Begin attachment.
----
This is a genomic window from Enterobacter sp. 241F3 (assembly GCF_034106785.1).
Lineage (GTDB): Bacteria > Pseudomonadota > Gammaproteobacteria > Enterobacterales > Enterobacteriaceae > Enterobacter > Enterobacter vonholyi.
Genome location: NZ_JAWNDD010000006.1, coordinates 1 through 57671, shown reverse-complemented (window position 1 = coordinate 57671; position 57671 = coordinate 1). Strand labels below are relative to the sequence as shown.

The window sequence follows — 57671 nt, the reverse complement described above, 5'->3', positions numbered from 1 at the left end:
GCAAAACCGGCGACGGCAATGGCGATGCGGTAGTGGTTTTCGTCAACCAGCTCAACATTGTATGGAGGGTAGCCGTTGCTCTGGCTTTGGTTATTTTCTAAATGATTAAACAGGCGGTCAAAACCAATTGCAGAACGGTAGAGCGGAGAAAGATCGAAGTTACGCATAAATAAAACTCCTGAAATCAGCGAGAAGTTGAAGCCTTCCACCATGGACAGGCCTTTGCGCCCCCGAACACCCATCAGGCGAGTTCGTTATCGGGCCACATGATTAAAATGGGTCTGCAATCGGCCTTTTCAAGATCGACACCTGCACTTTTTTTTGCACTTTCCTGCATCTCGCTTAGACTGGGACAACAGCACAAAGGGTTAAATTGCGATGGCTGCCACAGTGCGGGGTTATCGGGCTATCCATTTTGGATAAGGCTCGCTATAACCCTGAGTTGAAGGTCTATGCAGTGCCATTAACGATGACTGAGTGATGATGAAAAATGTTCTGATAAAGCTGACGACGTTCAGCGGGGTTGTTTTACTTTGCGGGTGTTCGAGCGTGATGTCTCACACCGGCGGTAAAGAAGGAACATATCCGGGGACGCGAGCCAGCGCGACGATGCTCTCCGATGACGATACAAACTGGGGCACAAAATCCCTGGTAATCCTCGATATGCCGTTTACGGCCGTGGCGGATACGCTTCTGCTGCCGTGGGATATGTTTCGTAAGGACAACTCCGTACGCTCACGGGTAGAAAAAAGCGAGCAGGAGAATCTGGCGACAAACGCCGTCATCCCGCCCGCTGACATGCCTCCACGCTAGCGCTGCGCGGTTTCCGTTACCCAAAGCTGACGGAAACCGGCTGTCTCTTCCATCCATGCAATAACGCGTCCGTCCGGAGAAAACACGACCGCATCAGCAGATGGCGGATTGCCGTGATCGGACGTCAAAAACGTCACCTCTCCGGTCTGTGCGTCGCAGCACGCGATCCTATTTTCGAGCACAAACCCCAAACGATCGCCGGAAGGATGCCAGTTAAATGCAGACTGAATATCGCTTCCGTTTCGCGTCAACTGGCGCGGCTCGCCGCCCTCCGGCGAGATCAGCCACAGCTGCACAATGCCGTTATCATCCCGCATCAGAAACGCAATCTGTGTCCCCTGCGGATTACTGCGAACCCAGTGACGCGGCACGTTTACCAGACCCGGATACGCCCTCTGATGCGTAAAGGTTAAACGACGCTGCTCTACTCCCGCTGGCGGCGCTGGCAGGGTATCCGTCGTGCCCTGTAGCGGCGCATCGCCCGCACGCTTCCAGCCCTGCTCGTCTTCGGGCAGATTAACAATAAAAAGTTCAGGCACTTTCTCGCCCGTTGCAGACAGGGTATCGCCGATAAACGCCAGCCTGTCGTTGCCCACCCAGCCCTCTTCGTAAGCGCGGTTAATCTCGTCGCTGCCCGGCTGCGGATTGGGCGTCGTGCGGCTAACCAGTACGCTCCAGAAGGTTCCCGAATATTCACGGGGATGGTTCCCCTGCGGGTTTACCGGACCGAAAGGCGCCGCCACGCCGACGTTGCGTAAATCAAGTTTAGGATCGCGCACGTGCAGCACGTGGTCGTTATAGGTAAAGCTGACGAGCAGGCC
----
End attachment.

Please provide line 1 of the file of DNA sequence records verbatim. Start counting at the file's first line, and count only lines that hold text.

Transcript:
This is a genomic window from Enterobacter sp. 241F3 (assembly GCF_034106785.1).